[0043] FIG. 4 illustrates one embodiment of a vehicle fuel production facility 400 that produces CNG, LNG, and electric power. In the illustrated example, NG feedstock can be directed to an LNG production facility 404, a power generation facility 408, and a CNG production facility 420. The LNG production facility 404 and the power generation facility 408 can generally function and interact similarly to the LNG production facility 204 and power generation facility 208. The LNG production facility 404 can receive a NG feedstock 402 to condense it to produce LNG 406. The LNG can be produced for storage or fueling at

temperatures between approximately -162 °C (~ -260 °F) and -129 °C (~ -200 °F), and at pressures between ~0 psig and -150 psig, or higher, as described above. The LNG production facility can receive electric power 405 from an external power source such as a local power grid, or a battery bank. The electric power 405 can be used to power electric-motor driven compressors that are used as part of the LNG production process. As one example, the electric power 405 can be used to power compressors that compress the MR that is used within a refrigeration process that cools the incoming NG feedstock 402 to produce the LNG 406.

Alternatively, the electric power 405 can be used to power electric-motor driven compressors that are used to compress the NG feedstock 402 prior to liquefaction.

[0044] Flash gas and BOG (fuel vapor) 410 that are generated during the production of LNG can be collected and sent to the power generation facility 408 to be used as fuel. Prior to being consumed within the power generation facility 408, the fuel vapor 410 can undergo a

refrigeration recovery process as described above with regard to FIG. 3, or one of the alternative embodiments. The LNG 406 that is produced can be delivered to the vehicle fueling facility 422 where it can be stored, consumed, or distributed as desired. Alternatively, or additionally, LNG can be stored within the LNG production facility 404 to be distributed elsewhere. In some cases, all of the LNG that is produced at the LNG production facility 404 can be consumed or distributed at the vehicle fueling facility 422, or it can all be distributed elsewhere, e.g., via pipeline export.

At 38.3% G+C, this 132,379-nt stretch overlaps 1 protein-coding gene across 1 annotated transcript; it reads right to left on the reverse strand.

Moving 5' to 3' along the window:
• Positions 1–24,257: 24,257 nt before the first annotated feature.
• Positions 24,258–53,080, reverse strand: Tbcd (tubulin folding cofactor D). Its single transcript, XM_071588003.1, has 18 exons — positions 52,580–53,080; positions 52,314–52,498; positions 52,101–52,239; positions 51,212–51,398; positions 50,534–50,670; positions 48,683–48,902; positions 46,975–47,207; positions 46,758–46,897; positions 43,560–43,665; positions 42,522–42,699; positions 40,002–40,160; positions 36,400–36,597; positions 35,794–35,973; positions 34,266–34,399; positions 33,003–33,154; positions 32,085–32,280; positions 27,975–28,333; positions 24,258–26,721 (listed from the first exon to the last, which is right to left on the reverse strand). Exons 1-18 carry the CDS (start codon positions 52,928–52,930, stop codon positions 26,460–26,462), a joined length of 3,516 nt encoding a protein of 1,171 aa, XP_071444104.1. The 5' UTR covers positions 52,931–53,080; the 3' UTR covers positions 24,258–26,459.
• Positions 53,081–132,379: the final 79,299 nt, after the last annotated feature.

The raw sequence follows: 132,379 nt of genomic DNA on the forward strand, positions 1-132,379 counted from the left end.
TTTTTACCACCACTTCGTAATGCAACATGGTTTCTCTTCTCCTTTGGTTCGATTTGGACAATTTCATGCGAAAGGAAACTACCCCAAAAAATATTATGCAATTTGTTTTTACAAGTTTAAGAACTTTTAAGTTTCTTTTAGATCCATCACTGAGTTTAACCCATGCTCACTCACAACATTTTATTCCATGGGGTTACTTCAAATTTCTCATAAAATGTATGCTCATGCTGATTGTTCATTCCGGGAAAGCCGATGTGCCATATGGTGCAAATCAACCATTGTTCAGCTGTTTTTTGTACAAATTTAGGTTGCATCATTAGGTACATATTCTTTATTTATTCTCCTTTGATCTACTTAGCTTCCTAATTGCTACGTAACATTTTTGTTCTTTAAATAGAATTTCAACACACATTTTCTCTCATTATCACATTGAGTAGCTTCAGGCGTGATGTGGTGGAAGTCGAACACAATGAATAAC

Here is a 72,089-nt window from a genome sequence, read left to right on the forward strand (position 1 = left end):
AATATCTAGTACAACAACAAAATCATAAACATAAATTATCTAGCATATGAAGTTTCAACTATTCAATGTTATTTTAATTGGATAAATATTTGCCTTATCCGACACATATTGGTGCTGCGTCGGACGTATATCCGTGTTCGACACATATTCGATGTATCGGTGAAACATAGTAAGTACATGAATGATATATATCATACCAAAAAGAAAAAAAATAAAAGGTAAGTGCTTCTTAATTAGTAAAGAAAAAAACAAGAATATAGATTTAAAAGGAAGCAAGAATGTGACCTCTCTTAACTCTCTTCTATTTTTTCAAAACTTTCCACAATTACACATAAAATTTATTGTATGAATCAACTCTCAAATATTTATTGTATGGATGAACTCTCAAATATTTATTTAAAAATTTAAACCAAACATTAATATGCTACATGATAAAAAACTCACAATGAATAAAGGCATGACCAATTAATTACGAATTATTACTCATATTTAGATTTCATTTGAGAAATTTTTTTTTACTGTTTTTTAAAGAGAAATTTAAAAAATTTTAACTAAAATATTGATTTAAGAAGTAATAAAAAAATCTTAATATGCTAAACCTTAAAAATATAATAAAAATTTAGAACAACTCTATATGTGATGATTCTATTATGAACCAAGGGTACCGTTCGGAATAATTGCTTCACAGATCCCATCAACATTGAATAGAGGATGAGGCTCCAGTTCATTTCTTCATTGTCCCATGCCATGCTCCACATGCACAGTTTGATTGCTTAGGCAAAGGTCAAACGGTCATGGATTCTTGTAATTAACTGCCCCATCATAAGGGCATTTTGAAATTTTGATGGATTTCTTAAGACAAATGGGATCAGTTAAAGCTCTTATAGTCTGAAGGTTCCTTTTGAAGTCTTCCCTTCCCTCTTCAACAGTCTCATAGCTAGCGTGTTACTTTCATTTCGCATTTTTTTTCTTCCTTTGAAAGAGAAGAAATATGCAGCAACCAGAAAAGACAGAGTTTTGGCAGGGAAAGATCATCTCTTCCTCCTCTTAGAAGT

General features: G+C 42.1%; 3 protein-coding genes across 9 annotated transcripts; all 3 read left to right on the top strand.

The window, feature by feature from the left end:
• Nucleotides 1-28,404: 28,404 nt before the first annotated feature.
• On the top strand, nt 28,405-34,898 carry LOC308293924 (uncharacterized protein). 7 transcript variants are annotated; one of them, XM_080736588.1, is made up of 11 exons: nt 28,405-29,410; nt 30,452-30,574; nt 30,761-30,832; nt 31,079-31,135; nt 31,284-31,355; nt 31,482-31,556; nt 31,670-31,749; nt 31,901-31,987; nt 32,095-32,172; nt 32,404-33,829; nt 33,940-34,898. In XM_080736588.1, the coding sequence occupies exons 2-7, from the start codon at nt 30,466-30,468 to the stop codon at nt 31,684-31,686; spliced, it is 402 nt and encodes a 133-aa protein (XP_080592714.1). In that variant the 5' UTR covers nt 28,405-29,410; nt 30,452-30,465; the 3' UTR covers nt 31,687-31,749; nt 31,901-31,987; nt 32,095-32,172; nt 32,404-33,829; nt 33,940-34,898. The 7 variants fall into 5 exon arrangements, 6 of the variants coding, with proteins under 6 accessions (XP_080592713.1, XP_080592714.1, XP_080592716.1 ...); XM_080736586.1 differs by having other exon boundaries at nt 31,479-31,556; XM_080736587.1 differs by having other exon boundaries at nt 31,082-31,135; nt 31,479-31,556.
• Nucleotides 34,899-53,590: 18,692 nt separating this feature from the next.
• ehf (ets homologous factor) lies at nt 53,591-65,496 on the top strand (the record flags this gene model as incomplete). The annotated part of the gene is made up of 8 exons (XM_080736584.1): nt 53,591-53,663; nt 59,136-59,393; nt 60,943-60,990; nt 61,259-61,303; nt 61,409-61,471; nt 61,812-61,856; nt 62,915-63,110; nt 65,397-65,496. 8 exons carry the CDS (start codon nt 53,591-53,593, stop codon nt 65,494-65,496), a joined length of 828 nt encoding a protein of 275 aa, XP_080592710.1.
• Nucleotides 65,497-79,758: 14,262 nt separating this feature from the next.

[0045] The power generation facility can use NG feedstock 402, fuel vapor 410, or other fuels

412, i.e., petrol, diesel, propane, or kerosene, to create electric power. For example, as described above, NG feedstock 402, fuel vapor 410, and other fuels 412, can be used as fuel in gas turbines such as simple cycle gas turbines (SCGT) and combined cycle gas turbines (CCGT), as well as in steam boilers and steam turbines, to produce mechanical power. A portion of the mechanical power can be used to power an electric generator to generate electric power. In the illustrated embodiment, some electric power 414 that is generated in the power generation facility 408 can be delivered to the LNG production facility 404 to supplement or replace the electric power 405 from the external source. The electric power 414 from the power generation facility can be used, e.g., to power electric-motor driven compressors or other electric power consuming devices.

Another portion of the electric power 416 that is generated in the power generation facility 408 can be delivered to the vehicle fueling facility 422 where it can be stored, consumed, or distributed as desired. Alternatively, or additionally, the power generation facility 408 can supply electric power to a local power grid. In some cases, all of the power that is generated in at the power generation facility 408 can be delivered to the vehicle fueling facility 422 where it is distributed or consumed, or it can be distributed elsewhere, e.g., to a local power grid, as electric power. During electric power generation, a significant amount of waste heat can be produced. As shown in FIG. 4, some heat 418 can be diverted to the LNG production facility 404 to be used as described with regard to FIG. 2.

[0046] As illustrated in FIG. 4, the CNG production facility can receive electric power 424 from the power generation facility 408 in addition to receiving electric power 426 from an external power source such as a local power grid, or a battery bank. The electric power 424 from the power generation facility 408 can supplement or replace the electric power 426 from the external power source. In either case, the electric power 424, 426 can be used to power electric- motor driven compressors which can function to compress NG feedstock to form CNG 428. In addition to powering compressors within the CNG production facility 420, the electric power 424, 426 can be used to power other electric power consuming systems and devices within the CNG production facility 420. The CNG can be produced for storage or fueling, for example at ambient temperature and pressure up to approximately 3600 psi. The CNG 428 that is produced can be delivered to the vehicle fueling facility 422 where it can be stored, consumed, or distributed as desired. Alternatively, or additionally, CNG can be stored within the CNG production facility 420 to be distributed elsewhere, e.g., via pipeline export. In some cases, all of the CNG that is produced at the CNG production facility 420 can be consumed or distributed at the vehicle fueling facility 422, or it can all be distributed elsewhere, e.g., via pipeline export.